[11] H L A Hart and A M Honoré Causation in the Law (2nd edn, 1985).

[12] H L A Hart and A M Honoré Causation in the Law (2nd edn, 1985) 11.

[13] J S Mill A System of Logic, Ratiocinative and Inductive (1970, Book 3) 214-218.

[14] March v E & MH Stramare Pty Ltd [1991] HCA 12; (1991) 171 CLR 506, 516 – 519.

[15] March v E & MH Stramare Pty Ltd [1991] HCA 12; (1991) 171 CLR 506, 516.

[16] An example given by Lord Walker of Gestingthorpe in Chester v Afshar[2004] UKHL 41; [2005] 1 AC 134, 164 [94]; H L A Hart and A M Honoré Causation in the Law (2nd edn, 1985) 109.

[17] March v E & MH Stramare Pty Ltd [1991] HCA 12; (1991) 171 CLR 506, 517 - 518.

[18] M'Kew v Holland [1969] UKHL 9; [1970]SC (HL) 20.

[19] H L A Hart and A M Honoré Causation in the Law (2nd edn, 1985) 42.

[20] March v E & MH Stramare Pty Ltd [1991] HCA 12; (1991) 171 CLR 506, 516.

[21] See, for instance, J Stapleton 'Cause-in-Fact and the Scope of Liability for Consequences' (2003) 119 LQR 388.

[22] J Stapleton 'Cause-in-Fact and the Scope of Liability for Consequences' (2003) 119 LQR 388, 411. See also J Stapleton ‘Occam’s Razor Reveals an Orthodox Basis for Chester v Afshar’ (2006) 122 LQR 426, 439 - 440.

[23] J Stapleton 'Unnecessary causes' (2013) 129 LQR 39.

[24] [2013] HCA 19; (2013) 250 CLR 375 [16].

[25] Burrage v United States (2014) 571 US (forthcoming, 27 January 2014).

[26] Performance Cars Ltd v Abraham [1962] 1 QB 33.

[27] Eg Attorney General of Trinidad and Tobago v Ramanoop [2006] 1 AC 328.

[28] R Stevens Torts and Rights (2007).

[29] [2011] UKSC 12; [2012] 1 AC 245.

[30] [2011] UKSC 12; [2012] 1 AC 245, [99]- [101] (Lord Dyson JSC) [222]-[237] (Lord Collins) [253]-[256] (Lord Kerr) [335] (Lord Phillips) [361] (Lord Brown).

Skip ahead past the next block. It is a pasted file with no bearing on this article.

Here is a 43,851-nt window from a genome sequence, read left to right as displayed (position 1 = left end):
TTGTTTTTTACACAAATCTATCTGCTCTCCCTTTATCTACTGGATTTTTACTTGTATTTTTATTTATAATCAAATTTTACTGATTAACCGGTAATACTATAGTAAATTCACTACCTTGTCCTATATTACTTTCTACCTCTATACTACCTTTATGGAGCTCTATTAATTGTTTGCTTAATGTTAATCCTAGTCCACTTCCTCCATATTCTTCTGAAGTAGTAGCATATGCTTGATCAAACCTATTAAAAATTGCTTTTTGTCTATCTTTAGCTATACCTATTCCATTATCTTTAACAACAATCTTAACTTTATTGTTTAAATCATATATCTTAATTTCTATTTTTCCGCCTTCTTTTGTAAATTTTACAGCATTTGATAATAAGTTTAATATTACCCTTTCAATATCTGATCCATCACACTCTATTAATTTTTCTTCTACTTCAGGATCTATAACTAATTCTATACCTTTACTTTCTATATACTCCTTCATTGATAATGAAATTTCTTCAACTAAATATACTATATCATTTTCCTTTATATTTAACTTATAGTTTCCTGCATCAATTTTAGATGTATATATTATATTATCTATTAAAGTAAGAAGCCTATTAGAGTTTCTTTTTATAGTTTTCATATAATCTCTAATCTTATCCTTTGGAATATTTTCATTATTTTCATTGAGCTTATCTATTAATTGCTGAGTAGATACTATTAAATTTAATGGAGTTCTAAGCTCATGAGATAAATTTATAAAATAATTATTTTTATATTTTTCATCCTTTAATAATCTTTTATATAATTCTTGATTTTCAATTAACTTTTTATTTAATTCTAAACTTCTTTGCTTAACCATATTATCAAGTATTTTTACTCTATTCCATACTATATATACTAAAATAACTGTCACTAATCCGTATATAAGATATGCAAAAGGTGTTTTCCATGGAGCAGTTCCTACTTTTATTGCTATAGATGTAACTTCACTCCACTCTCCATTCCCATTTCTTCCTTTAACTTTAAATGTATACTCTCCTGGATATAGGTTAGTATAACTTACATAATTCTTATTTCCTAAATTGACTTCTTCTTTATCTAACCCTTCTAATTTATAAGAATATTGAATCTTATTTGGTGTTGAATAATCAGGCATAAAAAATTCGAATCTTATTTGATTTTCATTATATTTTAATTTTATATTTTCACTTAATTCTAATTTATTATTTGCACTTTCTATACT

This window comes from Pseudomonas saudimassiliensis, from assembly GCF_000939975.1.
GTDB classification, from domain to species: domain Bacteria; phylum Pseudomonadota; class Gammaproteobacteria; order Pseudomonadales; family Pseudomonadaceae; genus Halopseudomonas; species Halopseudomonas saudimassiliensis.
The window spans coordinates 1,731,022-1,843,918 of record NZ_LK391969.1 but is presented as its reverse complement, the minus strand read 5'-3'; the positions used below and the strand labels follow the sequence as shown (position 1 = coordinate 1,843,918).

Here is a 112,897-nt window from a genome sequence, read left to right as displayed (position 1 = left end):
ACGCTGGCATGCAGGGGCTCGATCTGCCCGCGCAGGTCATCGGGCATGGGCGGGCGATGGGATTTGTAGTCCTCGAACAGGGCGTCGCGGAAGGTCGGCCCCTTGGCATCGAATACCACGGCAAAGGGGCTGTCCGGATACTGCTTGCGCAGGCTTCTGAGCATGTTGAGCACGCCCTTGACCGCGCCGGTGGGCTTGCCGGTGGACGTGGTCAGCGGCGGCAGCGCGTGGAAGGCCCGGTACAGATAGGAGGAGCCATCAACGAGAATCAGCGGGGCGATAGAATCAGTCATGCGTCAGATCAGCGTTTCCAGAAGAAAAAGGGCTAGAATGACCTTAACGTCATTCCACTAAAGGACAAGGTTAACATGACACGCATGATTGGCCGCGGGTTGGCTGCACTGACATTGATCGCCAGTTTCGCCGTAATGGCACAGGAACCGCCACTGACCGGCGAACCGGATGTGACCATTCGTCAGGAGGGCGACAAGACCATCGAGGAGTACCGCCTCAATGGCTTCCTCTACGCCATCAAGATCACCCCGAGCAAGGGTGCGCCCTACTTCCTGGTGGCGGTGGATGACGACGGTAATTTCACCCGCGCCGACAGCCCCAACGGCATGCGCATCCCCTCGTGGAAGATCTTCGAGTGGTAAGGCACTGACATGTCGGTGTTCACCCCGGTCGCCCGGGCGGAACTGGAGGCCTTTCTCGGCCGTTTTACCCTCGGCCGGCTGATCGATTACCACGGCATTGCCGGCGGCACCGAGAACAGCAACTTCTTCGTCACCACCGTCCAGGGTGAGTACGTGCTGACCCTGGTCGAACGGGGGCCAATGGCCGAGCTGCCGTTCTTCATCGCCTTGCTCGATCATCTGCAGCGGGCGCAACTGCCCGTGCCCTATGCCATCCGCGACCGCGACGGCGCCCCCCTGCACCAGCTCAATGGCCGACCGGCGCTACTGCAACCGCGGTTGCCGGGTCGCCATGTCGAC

[31] J Varuhas ‘The Concept of "Vindication" in the Law of Torts: Rights, Interests and Damages’ (2014) 34 OJLS 253, 280.

[32] Fernando by his Tutor Ley v Commonwealth of Australia & Anor [2015] HCATrans 190 (14 August 2015).

[33] Kuwait Airways Corporation v Iraqi Airways Co (Nos 4 & 5) [2002] 2 AC 883.

[34] Cf J Stapleton 'Unnecessary causes' (2013) 129 LQR 39, 58-61.

[35] L Hoffmann 'Causation' in R Goldberg (ed) Perspectives on Causation (2011) 6 - 7.

[36] S Douglas Liability for Wrongful Interferences with Chattels (2011) 203 – 205.

[37] Edgington v Fitzmaurice (1885) 29 Ch 459.

[38] Edgington v Fitzmaurice (1885) 29 Ch 459, 483.

[39] Gould v Vaggelas [1985] HCA 75; (1985) 157 CLR 215, 251.

[40] Standard Chartered Bank v Pakistan Shipping Corporation (Nos 2 & 4) [2003] 1 AC 959.

[41] Standard Chartered Bank v Pakistan Shipping Corporation [2003] 1 AC 959, 967 [16].

[42] Reynell v Sprye (1852) 1 De GM & G 660, 708-709; (1852) 42 ER 710, 728 - 729.

[43] Smith v Kay (1859) 7 HLC 750, 759; (1859) 11 ER 299, 303.

[44] Arnison v Smith (1875) 41 Ch D 348, 369 (Lord Halsbury LC).

[45] Amaca Pty Ltd v Booth [2011] HCA 53; (2011) 246 CLR 36, 62 [70].

[46] March v E & MH Stramare Pty Ltd [1991] HCA 12; (1991) 171 CLR 506, 516-517.

[47] Wakelin v London & South Western Railway Co (1886) 12 App Cas 41, 47.

[48] Fairchild v Glenhaven Funeral Services Ltd [2002] UKHL 22; [2003] 1 AC 32.

[49] Recounted in L Hoffmann 'Fairchild and after' in A Burrows, D Johnston, and R Zimmermann (eds) Judge and Jurist: Essays in Memory of Lord Rodger of Earlsferry (2013) 63.

[50] L Hoffmann 'Fairchild and after' in A Burrows, D Johnston, and R Zimmermann (eds) Judge and Jurist: Essays in Memory of Lord Rodger of Earlsferry (2013) 65.

[51] H Scott 'Killing and causing death in Roman law' (2013) 129 LQR 101, 120 -122.

[52] Barker v Corus UK Ltd [2006] UKHL 20; [2006] 2 AC 572.